Passengers warned of bus driver strike
THOUSANDS of bus passengers will be stuck at their stops on Monday if a 24-hour walkout by First Cymru bus drivers and engineers goes ahead.
The industrial action will affect all First bus depots in South and West Wales.
Bosses of the bus operator said they were "incredibly disappointed", adding they would do their best to resolve the dispute between now and next week.
The action has been taken by members of the union Unite.
Business Cards From Only £10.95 Delivered www.myprint-247.co.ukView details
Our heavyweight cards have FREE UV silk coating, FREE next day delivery & VAT included. Choose from 1000's of pre-designed templates or upload your own artwork. Orders dispatched within 24hrs.
Terms: Visit our site for more products: Business Cards, Compliment Slips, Letterheads, Leaflets, Postcards, Posters & much more. All items are free next day delivery. www.myprint-247.co.uk
Contact: 01858 468192
Valid until: Sunday, June 30 2013
If it goes ahead, it will mean disruption to thousands of passengers across South West Wales.
First Cymru said its managers had met Unite on a number of occasions and had offered its employees what it considered to be a generous pay deal.
It said the deal on the table would, over the course of 15 months, be worth up to 5 per cent to employees.
Allen Parker, service delivery director for First in the West and Wales, said: "We are incredibly disappointed that the union has called for this action and that they are preparing to strike on Monday, October 1.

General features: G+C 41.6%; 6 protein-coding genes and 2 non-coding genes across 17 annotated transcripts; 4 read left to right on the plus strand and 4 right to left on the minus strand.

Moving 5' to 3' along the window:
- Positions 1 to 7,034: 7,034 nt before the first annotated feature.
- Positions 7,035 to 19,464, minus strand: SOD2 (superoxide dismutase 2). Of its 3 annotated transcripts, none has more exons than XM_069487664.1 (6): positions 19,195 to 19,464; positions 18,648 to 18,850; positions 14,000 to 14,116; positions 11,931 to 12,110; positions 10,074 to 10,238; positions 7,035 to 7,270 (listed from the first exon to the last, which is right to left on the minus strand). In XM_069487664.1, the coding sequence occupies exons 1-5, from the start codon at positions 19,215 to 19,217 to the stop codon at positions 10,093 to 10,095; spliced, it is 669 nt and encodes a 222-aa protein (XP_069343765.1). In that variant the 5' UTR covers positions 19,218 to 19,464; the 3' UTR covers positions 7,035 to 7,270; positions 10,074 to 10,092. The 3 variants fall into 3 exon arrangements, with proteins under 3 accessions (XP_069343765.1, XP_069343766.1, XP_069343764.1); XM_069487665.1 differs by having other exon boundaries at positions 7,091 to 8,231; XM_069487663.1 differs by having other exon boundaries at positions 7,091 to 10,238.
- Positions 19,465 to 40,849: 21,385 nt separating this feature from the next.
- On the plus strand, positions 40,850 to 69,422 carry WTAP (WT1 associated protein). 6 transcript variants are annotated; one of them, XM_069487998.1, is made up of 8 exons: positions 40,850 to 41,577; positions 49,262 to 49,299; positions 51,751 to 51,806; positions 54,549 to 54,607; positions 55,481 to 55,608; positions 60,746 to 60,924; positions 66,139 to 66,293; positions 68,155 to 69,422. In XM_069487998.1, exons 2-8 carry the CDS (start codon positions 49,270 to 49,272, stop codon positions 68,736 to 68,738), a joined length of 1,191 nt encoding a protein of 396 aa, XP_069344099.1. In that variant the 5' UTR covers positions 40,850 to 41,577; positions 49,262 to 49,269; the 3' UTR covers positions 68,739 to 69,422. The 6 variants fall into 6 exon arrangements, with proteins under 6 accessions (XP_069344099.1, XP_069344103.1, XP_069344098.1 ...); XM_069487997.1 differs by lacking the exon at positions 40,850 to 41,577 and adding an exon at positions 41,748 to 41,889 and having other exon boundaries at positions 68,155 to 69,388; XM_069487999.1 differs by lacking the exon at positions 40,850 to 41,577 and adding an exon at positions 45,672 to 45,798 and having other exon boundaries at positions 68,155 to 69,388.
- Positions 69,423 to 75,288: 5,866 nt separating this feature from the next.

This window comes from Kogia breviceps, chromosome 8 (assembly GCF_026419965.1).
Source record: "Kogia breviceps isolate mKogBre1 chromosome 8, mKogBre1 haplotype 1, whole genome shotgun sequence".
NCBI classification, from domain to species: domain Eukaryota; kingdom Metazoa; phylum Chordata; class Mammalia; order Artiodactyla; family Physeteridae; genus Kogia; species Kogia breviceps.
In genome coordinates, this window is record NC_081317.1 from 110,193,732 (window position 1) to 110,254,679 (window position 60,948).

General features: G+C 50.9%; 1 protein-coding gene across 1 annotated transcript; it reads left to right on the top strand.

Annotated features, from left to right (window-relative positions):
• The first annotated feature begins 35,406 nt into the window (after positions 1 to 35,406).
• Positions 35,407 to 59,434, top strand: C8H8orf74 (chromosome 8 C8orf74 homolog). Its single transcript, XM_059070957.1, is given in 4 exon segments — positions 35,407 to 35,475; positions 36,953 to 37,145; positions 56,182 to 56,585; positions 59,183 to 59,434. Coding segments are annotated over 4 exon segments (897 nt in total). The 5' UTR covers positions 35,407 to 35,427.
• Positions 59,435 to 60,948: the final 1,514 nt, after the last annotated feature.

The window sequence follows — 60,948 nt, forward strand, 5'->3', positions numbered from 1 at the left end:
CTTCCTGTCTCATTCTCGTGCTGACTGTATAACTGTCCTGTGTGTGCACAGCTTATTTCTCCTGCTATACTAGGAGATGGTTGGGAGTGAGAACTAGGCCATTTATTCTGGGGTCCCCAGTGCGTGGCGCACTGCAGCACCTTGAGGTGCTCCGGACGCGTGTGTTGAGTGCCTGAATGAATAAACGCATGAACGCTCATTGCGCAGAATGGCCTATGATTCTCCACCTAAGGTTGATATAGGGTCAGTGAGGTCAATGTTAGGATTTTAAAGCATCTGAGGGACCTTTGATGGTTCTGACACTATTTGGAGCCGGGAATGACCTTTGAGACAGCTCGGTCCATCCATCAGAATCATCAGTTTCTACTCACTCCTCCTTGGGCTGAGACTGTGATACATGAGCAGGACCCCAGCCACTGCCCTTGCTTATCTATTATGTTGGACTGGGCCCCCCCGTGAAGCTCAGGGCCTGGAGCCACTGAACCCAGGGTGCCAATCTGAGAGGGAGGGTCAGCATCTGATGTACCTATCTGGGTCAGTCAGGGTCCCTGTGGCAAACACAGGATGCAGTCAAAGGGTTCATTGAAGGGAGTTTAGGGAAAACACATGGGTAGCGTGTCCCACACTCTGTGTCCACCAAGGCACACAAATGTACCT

"The offer that we have put on the table is a very good one.
"It guarantees drivers and engineers a 1.5 per cent pay increase from October 1 this year, a guaranteed 2 per cent increase from January 1, 2013, and the potential to earn another 1.5 per cent increase from January 1, 2013, through efforts to reduce the number of staff and passenger injuries, and further improve driving standards.
"The offer also adds to an already generous pay and benefits package."
He said drivers earned on average around £20,000 per year, with some earning up to £27,000.
Mr Parker said they also got 33 days' holiday, including bank holidays, paid sick leave, pension schemes, free bus travel for them and their immediate families and reduced price train travel, among other things.
"Industrial action benefits no one," added Mr Parker.
No-one was available to comment for Unite.
First Cymru hit the headlines last week when a city man alleged poor service from the bus operator had made him regret selling his car.
Mark Davies, who lives in the city centre, sold his Vauxhall Vectra for a new start as a bus commuter.
But he said a number of problems with services had left him ruing that decision.
"It turned out to be the worst thing I have done," he said.
A First spokeswoman apologised to Mr Davies, saying they took customer feedback incredibly seriously and the team had responded to complaints that had been logged.